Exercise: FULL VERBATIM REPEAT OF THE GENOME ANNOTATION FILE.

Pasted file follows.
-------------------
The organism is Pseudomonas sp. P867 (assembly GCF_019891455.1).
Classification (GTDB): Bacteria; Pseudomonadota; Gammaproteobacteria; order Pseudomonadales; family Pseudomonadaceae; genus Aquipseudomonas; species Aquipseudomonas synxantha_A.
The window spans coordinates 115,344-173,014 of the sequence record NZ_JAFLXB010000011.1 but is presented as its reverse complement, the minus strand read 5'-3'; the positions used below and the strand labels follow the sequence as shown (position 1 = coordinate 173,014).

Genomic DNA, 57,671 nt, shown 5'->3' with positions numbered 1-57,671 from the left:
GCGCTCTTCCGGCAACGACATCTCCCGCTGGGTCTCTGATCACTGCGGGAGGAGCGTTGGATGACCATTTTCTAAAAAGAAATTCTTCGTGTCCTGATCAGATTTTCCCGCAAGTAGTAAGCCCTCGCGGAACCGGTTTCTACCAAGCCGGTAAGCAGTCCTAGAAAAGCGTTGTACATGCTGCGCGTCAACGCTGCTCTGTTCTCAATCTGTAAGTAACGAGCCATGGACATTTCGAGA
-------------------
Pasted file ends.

The organism is Pseudomonas sp. P867 (assembly GCF_019891455.1).
Classification (GTDB): Bacteria; Pseudomonadota; Gammaproteobacteria; order Pseudomonadales; family Pseudomonadaceae; genus Aquipseudomonas; species Aquipseudomonas synxantha_A.
The window spans coordinates 115,344-173,014 of the sequence record NZ_JAFLXB010000011.1 but is presented as its reverse complement, the minus strand read 5'-3'; the positions used below and the strand labels follow the sequence as shown (position 1 = coordinate 173,014).

Genomic DNA, 57,671 nt, shown 5'->3' with positions numbered 1-57,671 from the left:
GCGCTCTTCCGGCAACGACATCTCCCGCTGGGTCTCTGATCACTGCGGGAGGAGCGTTGGATGACCATTTTCTAAAAAGAAATTCTTCGTGTCCTGATCAGATTTTCCCGCAAGTAGTAAGCCCTCGCGGAACCGGTTTCTACCAAGCCGGTAAGCAGTCCTAGAAAAGCGTTGTACATGCTGCGCGTCAACGCTGCTCTGTTCTCAATCTGTAAGTAACGAGCCATGGACATTTCGAGA